Despite what she’s been told about the wild nature of the native tribes, Night Thunder is different. Kind, gentle, honorable to a fault…and handsome in a way that makes her breathless for his next touch.

Though Night Thunder relishes stolen moments with the beautiful white woman, circumstances dictate that he should keep his distance. Until she is stolen away in the night, and he discovers he cannot simply ride into the enemy camp, kill the guilty and sweep her to safety. The thieves are vengeful malcontents from his own tribe, which leaves him only one way to save her from the worst kind of violation.

He must claim that she is his bride. Not only that, she must willingly bare all—heart, soul and body—to claim him as hers.

5. The Book of Merlyn by TH White

An evocative and exciting tale of wizardry and war, this magnificent fantasy of the last days of King Arthur, his faithful magician and his animal teachers, completes the tragedy and romance of T. H. White's masterpiece The Once and Future King.













What I'm reading now:

1. Joheved by Maggie Anton

The first two novels in a dramatic trilogy set in eleventh-century France about the lives and loves of three daughters of the great Talmud scholar In 1068, the scholar Salomon ben Isaac returns home to Troyes, France, to take over the family winemaking business and embark on a path that will indelibly influence the Jewish world-writing the first Talmud commentary, and secretly teaching Talmud to his daughters. Joheved, the eldest of his three girls, finds her mind and spirit awakened by religious study, but, knowing the risk, she must keep her passion for learning and prayer hidden. When she becomes betrothed to Meir ben Samuel, she is forced to choose between marital happiness and being true to her love of the Talmud. Rich in period detail and drama, Joheved is a must read for fans of Tracy Chevalier's Girl With a Pearl Earring.

Progress: page 50 out of 403, chapter 3 out of 28 plus an afterword


The Court of the Lion by Eleanor Cooney and Daniel Altieri

In a magnificent age of exotic splendor and blackest treachery, the sun set on the mighty T'ang dynasty

In the 8th century, the great Emperor Hsuan-tsung arose from the flames of chaos and terror to rule the majesty that was China- a vast and mysterious domain of witches, artists, concubines, poets, and assassins. But by the year 738 AD, tragedy upon tragedy had unhinged the beloved Son of Heaven, setting loose the jackals in the Court of the Lion: Li Lin-fu, the evil Chief Minister, discretely gaining power through intrigue and murder...An Lu-shan, the sadistic barbarian general, who played the royal bufon while plotting his master's downfall...Yang Kuei-fei, the beautiful Precious Consort, whose hunger for decadent erotic pleasures could destroy a dynasty. And the fate of the T'ang throne rested in the hands of one trusted advisor: the eunuch Kao Li-shih- he who had sacrificed his manhood to become the second most important man in Imperial China...and would sacrifice his life to save a glorious kingdom.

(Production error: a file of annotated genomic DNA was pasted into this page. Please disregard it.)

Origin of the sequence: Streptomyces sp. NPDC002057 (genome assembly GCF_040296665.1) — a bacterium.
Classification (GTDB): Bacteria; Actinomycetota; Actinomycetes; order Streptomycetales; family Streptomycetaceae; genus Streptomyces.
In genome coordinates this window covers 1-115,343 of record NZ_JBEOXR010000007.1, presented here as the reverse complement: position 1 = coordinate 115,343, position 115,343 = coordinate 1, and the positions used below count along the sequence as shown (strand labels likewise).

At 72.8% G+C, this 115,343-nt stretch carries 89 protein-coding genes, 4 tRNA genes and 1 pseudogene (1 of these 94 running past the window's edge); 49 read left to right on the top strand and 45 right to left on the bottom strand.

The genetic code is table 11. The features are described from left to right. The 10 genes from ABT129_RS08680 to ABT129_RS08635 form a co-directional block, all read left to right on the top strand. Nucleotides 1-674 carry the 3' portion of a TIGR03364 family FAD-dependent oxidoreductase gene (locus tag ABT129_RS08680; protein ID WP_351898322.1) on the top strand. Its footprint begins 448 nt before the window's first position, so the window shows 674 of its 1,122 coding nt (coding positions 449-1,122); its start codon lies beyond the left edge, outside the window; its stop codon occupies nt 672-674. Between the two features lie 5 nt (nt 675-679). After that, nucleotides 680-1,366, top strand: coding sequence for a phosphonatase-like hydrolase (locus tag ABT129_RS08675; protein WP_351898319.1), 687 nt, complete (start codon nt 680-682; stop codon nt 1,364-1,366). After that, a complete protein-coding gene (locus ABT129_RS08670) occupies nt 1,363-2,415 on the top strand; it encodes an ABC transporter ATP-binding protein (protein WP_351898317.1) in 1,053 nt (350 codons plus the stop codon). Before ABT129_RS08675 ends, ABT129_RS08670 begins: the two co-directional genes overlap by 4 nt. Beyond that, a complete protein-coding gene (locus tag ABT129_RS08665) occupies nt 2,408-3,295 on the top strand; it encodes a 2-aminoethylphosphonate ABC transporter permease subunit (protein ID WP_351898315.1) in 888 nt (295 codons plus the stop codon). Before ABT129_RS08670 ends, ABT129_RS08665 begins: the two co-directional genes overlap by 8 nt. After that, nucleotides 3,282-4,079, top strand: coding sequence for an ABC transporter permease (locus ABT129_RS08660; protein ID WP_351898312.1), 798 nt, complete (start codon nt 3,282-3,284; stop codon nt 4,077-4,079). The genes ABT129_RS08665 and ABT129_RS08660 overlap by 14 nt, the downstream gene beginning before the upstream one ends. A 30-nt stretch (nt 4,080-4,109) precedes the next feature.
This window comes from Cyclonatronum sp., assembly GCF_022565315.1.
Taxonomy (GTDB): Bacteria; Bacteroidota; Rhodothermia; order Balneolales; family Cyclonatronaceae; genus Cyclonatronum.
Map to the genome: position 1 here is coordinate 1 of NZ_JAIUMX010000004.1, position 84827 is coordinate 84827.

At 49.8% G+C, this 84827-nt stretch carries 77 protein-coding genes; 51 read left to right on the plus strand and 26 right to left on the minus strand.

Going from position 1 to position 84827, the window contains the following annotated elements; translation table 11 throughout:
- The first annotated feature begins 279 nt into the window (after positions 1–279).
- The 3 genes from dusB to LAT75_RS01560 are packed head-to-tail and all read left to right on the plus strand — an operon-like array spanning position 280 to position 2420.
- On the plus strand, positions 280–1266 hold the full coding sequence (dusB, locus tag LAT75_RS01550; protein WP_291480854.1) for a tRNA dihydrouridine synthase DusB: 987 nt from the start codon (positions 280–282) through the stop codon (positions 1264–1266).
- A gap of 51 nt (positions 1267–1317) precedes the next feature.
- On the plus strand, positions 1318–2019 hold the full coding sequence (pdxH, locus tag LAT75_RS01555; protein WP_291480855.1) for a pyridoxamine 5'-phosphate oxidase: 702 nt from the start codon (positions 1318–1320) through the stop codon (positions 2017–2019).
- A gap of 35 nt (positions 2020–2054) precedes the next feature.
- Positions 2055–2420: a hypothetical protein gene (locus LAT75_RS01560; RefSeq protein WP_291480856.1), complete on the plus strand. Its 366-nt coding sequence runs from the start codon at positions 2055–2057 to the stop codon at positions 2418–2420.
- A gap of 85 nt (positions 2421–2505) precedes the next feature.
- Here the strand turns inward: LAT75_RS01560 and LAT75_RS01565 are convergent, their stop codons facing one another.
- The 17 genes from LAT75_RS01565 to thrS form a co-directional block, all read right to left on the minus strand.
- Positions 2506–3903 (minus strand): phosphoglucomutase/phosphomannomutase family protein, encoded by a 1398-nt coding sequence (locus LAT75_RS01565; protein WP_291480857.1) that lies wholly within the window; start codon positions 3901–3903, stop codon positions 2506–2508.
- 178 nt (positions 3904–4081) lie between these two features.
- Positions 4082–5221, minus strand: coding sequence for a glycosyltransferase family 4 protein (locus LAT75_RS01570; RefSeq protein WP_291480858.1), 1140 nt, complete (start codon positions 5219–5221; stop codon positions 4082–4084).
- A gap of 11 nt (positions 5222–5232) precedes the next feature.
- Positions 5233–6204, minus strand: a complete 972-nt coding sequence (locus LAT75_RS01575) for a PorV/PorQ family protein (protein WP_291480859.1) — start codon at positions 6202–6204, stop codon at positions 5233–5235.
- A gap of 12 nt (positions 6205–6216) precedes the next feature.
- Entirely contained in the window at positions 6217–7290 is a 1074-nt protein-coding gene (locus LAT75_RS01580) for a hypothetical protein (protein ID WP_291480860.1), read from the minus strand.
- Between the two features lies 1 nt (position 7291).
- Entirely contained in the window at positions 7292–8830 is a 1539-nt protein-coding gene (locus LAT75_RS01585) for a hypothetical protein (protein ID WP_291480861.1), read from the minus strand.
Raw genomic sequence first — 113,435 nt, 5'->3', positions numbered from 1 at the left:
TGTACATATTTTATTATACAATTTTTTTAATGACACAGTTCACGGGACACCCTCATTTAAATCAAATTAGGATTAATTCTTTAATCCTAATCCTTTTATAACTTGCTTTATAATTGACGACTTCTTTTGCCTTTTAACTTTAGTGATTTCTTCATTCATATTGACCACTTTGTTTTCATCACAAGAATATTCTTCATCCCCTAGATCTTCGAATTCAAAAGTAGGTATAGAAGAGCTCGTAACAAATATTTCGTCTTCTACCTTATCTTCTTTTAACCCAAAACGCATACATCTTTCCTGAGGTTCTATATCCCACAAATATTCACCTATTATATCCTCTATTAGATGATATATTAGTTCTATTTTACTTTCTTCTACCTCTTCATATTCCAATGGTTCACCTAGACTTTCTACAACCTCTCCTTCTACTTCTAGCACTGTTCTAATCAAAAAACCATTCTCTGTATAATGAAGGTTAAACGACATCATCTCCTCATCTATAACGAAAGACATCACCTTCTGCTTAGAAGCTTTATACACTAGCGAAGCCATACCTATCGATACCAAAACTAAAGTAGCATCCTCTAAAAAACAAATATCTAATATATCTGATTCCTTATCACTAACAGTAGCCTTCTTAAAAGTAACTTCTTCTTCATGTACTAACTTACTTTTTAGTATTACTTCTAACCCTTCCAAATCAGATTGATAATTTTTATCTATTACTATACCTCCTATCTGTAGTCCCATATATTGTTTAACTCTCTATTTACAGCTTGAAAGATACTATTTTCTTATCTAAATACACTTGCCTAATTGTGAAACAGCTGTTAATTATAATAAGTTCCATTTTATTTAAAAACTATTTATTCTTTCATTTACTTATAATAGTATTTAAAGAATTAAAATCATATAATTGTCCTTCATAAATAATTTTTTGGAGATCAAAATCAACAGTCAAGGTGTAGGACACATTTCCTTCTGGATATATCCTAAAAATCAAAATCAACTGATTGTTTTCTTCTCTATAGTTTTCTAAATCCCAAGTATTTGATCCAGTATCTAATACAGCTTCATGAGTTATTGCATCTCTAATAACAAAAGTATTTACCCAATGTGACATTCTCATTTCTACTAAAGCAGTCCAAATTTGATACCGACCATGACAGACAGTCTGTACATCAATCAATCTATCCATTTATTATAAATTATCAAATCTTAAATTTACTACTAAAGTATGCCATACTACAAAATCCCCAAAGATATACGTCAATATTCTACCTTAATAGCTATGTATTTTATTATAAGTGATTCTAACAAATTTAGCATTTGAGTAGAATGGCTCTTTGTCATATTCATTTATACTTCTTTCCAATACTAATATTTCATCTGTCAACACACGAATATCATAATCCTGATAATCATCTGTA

Progress: page 355 out of 1001, chapter 12 out of 26 plus foreword, epilogue and afterword

Rootless by Chris Howard

17-year-old Banyan is a tree builder. Using scrap metal and salvaged junk, he creates forests for rich patrons who seek a reprieve from the desolate landscape. Although Banyan's never seen a real tree—they were destroyed more than a century ago—his father used to tell him stories about the Old World. But that was before his father was taken . . .

Everything changes when Banyan meets a woman with a strange tattoo—a clue to the whereabouts of the last living trees on earth, and he sets off across a wasteland from which few return. Those who make it past the pirates and poachers can't escape the locusts—the locusts that now feed on human flesh.

But Banyan isn't the only one looking for the trees, and he's running out of time. Unsure of whom to trust, he's forced to make an uneasy alliance with Alpha, an alluring, dangerous pirate with an agenda of her own. As they race towards a promised land that might only be a myth, Banyan makes shocking discoveries about his family, his past, and how far people will go to bring back the trees.

In this dazzling debut, Howard presents a disturbing world with uncanny similarities to our own. Like the forests Banyan seeks to rebuild, this visionary novel is both beautiful and haunting—full of images that will take permanent root in your mind . . . and forever change the way you think about nature.

Progress: page 43 out of 326, chapter 7 out of 59

Sailors of Stonehenge by Manuel Vega

Former scientist and monk, Manuel Vega sheds new light upon prehistory, on the mystery that shrouds our ancestors the builders of megalithic monuments such as Stonehenge, Carnac, Avebury, Newgrange, Almendres or those at Orkney Islands. He also exposes the information hidden in the classical myths like Jason and the Argonauts, Hyperborea or the Twelve Labors of Hercules, and even in the legends of Atlantis and King Arthur, discovering in the process the cosmic roots of Christianity and Western Civilization. "Sailors of Stonehenge" contains more than a hundred images and figures.

Progress: 95 out of 143 pages, chapter 9 out of 12





The Tale of Genji by Murasaki Shikibu